Senator Seeks Legislative Retribution Against Portland Business

Androscoggin County State Senator Eric Brakey of Auburn has announced he’s submitted legislation to address a growing controversy in Portland. The issue at hand is how a business handles parking on their private property.

Senator Brakey, who calls himself a victim of parking company practices, has submitted emergency legislation to regulate parking companies in Portland after one of them “booted” his car and charged him $70 to have it released.

The most interesting aspect of this development isn’t that action is being sought against an oft-criticized business, but that a self-professed libertarian is betraying the philosophy of local governance and private property rights.

The premise of Senator Brakey’s argument here is that when an individual voluntarily parks their vehicle on private property, it establishes a contract with the business. Essentially, the business is at the mercy of the individual who voluntarily enters their property.

Senator Brakey feels that the terms of this contract are not fully disclosed on the signage. However, the signs at the parking lot in question prominently display that a maximum charge of $70 will be levied if someone overstays the time they pay for.

Brakey was over an hour late picking up his car, but claims the signs don’t specify how late someone has to be in order to incur the maximum penalty, and as a result he is now calling for the government to step in and mandate exactly what the company’s signs must say.

Like self-described socialist Senator Bernie Sanders, Senator Brakey apparently believes that big government is necessary to protect everyday citizens from greedy big businesses.

The problem with this idea is Senator Brakey apparently believes that private property owners have no rights to their property, instead believing that visitors hold priority. Logically, this makes little sense. These customers voluntarily utilized a service without coercion. Given that this property is privately owned, the terms can be dictated by the owners.

Don’t like the terms of a service? Don’t use it. This is what we call the free market.

As Randy Billings of the Portland Press Herald noted, in order for this legislation to be considered in the next session, it would have to be considered emergency legislation by the Legislative Council.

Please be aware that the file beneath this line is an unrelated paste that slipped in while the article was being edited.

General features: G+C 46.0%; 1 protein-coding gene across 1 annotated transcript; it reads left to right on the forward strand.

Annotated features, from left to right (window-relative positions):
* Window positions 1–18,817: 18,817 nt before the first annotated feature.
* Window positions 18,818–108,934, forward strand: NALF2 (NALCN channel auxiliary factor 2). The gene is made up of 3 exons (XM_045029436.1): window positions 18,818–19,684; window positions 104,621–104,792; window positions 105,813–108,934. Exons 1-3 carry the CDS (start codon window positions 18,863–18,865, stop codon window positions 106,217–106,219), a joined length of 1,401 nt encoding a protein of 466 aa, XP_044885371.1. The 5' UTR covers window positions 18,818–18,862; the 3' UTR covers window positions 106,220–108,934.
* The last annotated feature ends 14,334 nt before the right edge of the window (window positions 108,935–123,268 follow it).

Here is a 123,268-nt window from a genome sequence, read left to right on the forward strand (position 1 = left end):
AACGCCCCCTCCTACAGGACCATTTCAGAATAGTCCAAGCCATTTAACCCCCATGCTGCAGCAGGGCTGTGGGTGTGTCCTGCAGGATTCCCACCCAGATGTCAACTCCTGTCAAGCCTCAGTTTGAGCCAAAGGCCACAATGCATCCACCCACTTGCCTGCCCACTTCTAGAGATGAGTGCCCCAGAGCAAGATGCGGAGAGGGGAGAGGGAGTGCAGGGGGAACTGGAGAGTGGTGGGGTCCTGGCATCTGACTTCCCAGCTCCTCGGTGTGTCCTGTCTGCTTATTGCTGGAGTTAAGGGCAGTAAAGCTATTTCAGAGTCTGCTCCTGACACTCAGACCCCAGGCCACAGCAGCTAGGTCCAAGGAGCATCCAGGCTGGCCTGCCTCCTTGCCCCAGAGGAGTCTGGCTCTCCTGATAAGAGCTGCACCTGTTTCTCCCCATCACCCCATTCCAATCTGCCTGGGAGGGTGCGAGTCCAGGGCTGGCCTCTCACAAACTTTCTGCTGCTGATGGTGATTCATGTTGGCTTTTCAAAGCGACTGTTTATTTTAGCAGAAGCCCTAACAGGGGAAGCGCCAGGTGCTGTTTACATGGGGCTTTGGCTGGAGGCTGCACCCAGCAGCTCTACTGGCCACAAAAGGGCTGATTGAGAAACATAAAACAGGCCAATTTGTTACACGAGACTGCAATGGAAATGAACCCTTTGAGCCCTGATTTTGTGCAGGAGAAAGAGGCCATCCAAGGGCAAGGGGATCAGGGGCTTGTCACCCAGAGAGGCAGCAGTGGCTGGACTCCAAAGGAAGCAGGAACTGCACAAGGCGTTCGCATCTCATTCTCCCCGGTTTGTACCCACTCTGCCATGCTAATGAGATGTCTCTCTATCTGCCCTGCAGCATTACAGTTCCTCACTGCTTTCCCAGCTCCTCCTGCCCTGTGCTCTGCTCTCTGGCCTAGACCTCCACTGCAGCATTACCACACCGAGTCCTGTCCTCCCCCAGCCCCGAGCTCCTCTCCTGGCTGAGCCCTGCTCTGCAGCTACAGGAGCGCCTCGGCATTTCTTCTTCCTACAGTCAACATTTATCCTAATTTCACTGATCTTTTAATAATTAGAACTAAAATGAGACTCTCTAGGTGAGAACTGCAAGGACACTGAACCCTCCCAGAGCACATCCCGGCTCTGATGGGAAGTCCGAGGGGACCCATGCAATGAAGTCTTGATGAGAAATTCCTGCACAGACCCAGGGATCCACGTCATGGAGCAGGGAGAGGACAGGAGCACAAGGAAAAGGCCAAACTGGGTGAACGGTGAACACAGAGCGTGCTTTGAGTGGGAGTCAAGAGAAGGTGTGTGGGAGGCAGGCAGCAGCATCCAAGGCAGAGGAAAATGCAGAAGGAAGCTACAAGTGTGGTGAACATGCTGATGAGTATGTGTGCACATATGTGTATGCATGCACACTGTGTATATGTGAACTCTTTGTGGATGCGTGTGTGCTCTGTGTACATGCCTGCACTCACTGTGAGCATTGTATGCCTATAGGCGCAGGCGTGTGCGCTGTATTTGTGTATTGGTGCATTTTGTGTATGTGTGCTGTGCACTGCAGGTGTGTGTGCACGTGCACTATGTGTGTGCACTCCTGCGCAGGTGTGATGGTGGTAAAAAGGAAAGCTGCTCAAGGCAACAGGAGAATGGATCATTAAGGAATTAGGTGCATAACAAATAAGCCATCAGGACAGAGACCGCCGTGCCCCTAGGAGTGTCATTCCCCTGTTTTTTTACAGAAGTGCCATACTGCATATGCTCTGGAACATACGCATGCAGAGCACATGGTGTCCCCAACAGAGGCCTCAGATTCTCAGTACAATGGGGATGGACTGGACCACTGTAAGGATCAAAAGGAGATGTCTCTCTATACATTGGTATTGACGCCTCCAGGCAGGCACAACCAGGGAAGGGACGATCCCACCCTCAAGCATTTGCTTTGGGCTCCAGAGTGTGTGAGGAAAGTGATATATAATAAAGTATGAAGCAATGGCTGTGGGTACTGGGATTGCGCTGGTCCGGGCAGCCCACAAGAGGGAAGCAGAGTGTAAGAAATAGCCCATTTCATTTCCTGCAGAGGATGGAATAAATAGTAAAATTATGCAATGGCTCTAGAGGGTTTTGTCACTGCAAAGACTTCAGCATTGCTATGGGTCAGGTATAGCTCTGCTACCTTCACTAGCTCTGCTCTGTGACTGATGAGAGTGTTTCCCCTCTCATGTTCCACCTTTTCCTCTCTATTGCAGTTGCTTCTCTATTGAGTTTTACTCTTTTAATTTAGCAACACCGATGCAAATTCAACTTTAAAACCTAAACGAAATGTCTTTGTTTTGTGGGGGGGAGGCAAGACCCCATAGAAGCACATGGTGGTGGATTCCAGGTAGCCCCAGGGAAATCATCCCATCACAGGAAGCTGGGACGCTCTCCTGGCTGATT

With all the challenges we are facing, does private businesses governing their own property per private property rights qualify as an emergency issue? Hardly.

Instead, a State Senator is abusing his position to stage a taxpayer-paid revenge tactic against a business that charged him for overstaying his spot by an hour.

Senator Brakey’s counter? That while the signs state there is a maximum penalty of $70, the assumption of the visitor holds more weight than the private property owner.

Brakey is not without his defenders, however. In an online discussion, former lawmaker Stavros Mendros of Lewiston defended Brakey’s bill and compared the $70 charge to “murder”. Brakey himself called it “extortion”.

It’s hardly extortion, as the terms are clearly dictated on the sign. Brakey violated the clear signage and was fined to the maximum that was properly indicated. This issue isn’t about contracts, it’s about revenge. Senator Brakey feels he should be above the law and is now using his office to waste taxpayer money seeking revenge against a Portland business.

The best advice for the Senator here is to just pack up his liberal waste of taxpayer money and go home.

Chris Dixon

About Chris Dixon

Chris Dixon is a libertarian-leaning writer and managing editor for The Liberty Conservative. In addition to his political writing, he also covers baseball for Cleat Geeks and enjoys writing on a number of other topics ranging on Medium.